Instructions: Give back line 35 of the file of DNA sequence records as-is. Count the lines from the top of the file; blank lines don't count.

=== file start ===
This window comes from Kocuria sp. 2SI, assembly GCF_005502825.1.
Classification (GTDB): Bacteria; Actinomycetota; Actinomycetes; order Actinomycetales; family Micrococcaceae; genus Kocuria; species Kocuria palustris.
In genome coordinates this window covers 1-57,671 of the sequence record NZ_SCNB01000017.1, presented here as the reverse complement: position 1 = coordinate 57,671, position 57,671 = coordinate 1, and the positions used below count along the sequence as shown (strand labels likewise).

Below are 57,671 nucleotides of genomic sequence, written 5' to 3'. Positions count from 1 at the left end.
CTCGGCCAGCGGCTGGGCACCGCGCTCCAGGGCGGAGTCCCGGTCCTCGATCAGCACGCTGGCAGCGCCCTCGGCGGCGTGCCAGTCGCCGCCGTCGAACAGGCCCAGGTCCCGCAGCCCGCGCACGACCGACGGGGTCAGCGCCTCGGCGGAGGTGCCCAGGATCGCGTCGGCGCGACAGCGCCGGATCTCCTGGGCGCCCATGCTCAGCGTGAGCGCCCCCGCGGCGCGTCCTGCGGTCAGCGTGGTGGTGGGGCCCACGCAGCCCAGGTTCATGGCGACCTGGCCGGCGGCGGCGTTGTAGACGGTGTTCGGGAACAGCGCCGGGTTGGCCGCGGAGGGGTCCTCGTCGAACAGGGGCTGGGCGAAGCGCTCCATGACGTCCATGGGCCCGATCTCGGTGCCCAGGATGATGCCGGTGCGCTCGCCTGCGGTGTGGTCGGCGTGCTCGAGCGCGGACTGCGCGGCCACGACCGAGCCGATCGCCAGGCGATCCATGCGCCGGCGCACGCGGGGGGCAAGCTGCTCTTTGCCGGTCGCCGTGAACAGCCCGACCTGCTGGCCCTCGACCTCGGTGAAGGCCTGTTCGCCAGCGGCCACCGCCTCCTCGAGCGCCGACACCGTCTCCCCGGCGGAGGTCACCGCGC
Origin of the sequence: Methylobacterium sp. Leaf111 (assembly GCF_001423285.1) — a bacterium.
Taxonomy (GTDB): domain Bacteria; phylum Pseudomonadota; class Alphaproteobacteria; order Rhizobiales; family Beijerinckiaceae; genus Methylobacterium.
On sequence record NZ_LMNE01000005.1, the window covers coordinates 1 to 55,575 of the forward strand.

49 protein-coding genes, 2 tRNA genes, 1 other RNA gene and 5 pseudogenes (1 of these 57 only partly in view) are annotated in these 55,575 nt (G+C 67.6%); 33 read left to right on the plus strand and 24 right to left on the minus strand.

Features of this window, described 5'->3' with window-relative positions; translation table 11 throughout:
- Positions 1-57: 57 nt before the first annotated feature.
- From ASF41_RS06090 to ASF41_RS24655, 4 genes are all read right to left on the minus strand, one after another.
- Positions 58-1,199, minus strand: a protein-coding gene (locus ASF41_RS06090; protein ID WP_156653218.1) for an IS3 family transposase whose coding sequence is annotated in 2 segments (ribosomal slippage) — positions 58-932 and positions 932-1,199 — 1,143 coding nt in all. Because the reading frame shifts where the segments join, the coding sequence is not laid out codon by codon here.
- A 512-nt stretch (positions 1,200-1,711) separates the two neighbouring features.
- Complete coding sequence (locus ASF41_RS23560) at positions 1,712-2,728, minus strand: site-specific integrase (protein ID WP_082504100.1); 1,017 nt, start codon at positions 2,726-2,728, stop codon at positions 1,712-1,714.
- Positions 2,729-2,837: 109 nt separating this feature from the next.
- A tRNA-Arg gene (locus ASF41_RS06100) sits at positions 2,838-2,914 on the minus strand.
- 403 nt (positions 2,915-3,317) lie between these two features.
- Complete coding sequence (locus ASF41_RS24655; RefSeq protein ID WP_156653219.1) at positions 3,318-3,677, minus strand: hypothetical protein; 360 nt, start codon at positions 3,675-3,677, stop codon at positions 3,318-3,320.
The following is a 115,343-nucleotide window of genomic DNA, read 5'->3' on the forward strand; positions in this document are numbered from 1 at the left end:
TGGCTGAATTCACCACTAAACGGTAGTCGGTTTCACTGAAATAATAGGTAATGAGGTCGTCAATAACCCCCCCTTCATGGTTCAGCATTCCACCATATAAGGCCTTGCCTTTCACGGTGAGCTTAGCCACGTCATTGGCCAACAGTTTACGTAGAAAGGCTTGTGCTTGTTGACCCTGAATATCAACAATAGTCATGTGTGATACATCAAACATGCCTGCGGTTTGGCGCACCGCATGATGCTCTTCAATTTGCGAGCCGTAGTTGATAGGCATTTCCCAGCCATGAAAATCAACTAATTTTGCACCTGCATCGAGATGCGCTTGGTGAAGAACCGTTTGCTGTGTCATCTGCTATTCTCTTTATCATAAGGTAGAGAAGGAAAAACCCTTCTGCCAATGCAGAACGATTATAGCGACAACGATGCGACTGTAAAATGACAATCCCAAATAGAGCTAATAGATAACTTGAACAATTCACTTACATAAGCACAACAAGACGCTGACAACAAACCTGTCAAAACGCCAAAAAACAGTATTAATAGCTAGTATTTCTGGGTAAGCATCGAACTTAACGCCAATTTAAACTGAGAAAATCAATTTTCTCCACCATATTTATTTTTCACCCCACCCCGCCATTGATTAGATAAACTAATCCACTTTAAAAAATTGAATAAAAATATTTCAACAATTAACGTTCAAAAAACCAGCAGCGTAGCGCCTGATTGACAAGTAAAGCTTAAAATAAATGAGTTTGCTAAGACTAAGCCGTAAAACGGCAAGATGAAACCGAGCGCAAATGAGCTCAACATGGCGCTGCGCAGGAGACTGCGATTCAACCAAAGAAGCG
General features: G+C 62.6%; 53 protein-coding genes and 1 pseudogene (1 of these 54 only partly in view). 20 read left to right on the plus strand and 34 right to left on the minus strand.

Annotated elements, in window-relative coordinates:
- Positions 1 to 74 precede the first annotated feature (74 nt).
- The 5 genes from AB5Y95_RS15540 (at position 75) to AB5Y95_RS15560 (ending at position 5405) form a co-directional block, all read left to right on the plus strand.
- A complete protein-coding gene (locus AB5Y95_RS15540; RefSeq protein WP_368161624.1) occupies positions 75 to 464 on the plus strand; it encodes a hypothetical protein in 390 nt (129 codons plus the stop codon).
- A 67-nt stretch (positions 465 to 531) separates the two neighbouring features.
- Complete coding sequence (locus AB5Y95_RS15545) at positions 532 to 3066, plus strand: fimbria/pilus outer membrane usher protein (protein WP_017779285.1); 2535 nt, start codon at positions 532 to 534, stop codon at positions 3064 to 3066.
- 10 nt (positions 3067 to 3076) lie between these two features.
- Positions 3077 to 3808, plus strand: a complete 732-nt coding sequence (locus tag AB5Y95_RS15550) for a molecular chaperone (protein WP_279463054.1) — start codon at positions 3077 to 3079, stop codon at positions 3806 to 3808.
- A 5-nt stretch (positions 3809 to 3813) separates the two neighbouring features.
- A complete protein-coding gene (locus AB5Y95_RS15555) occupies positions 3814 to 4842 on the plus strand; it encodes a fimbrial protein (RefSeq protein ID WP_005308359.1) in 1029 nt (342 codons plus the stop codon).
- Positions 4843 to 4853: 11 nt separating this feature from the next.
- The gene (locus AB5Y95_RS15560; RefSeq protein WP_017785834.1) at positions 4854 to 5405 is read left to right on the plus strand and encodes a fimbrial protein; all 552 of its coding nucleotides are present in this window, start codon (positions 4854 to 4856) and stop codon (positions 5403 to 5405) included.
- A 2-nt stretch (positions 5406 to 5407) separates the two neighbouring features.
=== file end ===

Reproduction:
- A 2-nt stretch (positions 5406 to 5407) separates the two neighbouring features.